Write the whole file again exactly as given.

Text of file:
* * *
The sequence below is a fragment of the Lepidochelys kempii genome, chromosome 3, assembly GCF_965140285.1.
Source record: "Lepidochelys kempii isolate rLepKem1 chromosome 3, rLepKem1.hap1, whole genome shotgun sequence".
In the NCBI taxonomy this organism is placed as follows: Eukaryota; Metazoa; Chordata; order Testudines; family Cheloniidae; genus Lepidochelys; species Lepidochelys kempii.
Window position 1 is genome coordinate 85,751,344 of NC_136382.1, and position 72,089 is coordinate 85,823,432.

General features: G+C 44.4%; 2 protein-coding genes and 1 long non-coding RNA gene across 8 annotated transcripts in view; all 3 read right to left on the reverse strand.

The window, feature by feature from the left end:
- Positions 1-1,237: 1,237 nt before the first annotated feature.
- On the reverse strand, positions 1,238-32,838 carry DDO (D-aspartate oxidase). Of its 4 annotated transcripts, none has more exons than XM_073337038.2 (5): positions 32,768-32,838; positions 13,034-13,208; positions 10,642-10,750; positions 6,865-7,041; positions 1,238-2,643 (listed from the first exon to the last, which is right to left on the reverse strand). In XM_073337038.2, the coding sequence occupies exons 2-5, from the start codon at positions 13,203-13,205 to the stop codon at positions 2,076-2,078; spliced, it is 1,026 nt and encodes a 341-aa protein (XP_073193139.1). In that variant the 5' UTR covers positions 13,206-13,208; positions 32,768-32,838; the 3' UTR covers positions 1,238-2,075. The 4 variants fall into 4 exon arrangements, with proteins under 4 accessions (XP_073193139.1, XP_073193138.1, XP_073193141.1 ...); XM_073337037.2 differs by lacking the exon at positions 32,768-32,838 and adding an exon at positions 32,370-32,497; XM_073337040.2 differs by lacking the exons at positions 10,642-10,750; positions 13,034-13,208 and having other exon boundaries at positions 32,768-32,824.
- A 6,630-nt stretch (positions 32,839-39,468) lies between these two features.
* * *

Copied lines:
The sequence below is a fragment of the Lepidochelys kempii genome, chromosome 3, assembly GCF_965140285.1.
Source record: "Lepidochelys kempii isolate rLepKem1 chromosome 3, rLepKem1.hap1, whole genome shotgun sequence".
In the NCBI taxonomy this organism is placed as follows: Eukaryota; Metazoa; Chordata; order Testudines; family Cheloniidae; genus Lepidochelys; species Lepidochelys kempii.
Window position 1 is genome coordinate 85,751,344 of NC_136382.1, and position 72,089 is coordinate 85,823,432.

General features: G+C 44.4%; 2 protein-coding genes and 1 long non-coding RNA gene across 8 annotated transcripts in view; all 3 read right to left on the reverse strand.

The window, feature by feature from the left end:
- Positions 1-1,237: 1,237 nt before the first annotated feature.
- On the reverse strand, positions 1,238-32,838 carry DDO (D-aspartate oxidase). Of its 4 annotated transcripts, none has more exons than XM_073337038.2 (5): positions 32,768-32,838; positions 13,034-13,208; positions 10,642-10,750; positions 6,865-7,041; positions 1,238-2,643 (listed from the first exon to the last, which is right to left on the reverse strand). In XM_073337038.2, the coding sequence occupies exons 2-5, from the start codon at positions 13,203-13,205 to the stop codon at positions 2,076-2,078; spliced, it is 1,026 nt and encodes a 341-aa protein (XP_073193139.1). In that variant the 5' UTR covers positions 13,206-13,208; positions 32,768-32,838; the 3' UTR covers positions 1,238-2,075. The 4 variants fall into 4 exon arrangements, with proteins under 4 accessions (XP_073193139.1, XP_073193138.1, XP_073193141.1 ...); XM_073337037.2 differs by lacking the exon at positions 32,768-32,838 and adding an exon at positions 32,370-32,497; XM_073337040.2 differs by lacking the exons at positions 10,642-10,750; positions 13,034-13,208 and having other exon boundaries at positions 32,768-32,824.
- A 6,630-nt stretch (positions 32,839-39,468) lies between these two features.